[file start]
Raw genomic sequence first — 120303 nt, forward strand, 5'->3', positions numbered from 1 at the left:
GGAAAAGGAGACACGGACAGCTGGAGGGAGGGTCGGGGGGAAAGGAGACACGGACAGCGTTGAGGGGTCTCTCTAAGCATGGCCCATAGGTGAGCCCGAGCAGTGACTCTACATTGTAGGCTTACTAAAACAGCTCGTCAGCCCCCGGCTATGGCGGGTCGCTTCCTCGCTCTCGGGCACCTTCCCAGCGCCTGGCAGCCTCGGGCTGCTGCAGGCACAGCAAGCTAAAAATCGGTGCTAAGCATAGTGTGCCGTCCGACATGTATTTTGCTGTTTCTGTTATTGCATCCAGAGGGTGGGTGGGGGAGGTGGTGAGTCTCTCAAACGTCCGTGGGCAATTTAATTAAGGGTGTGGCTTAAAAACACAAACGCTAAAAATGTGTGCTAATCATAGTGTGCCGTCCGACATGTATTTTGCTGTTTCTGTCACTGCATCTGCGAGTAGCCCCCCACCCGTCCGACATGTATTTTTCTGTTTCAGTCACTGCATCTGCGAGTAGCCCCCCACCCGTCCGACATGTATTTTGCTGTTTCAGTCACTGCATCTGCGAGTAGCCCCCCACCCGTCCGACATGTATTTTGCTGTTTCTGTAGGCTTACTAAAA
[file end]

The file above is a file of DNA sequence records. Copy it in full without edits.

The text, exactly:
Raw genomic sequence first — 120303 nt, forward strand, 5'->3', positions numbered from 1 at the left:
GGAAAAGGAGACACGGACAGCTGGAGGGAGGGTCGGGGGGAAAGGAGACACGGACAGCGTTGAGGGGTCTCTCTAAGCATGGCCCATAGGTGAGCCCGAGCAGTGACTCTACATTGTAGGCTTACTAAAACAGCTCGTCAGCCCCCGGCTATGGCGGGTCGCTTCCTCGCTCTCGGGCACCTTCCCAGCGCCTGGCAGCCTCGGGCTGCTGCAGGCACAGCAAGCTAAAAATCGGTGCTAAGCATAGTGTGCCGTCCGACATGTATTTTGCTGTTTCTGTTATTGCATCCAGAGGGTGGGTGGGGGAGGTGGTGAGTCTCTCAAACGTCCGTGGGCAATTTAATTAAGGGTGTGGCTTAAAAACACAAACGCTAAAAATGTGTGCTAATCATAGTGTGCCGTCCGACATGTATTTTGCTGTTTCTGTCACTGCATCTGCGAGTAGCCCCCCACCCGTCCGACATGTATTTTTCTGTTTCAGTCACTGCATCTGCGAGTAGCCCCCCACCCGTCCGACATGTATTTTGCTGTTTCAGTCACTGCATCTGCGAGTAGCCCCCCACCCGTCCGACATGTATTTTGCTGTTTCTGTAGGCTTACTAAAA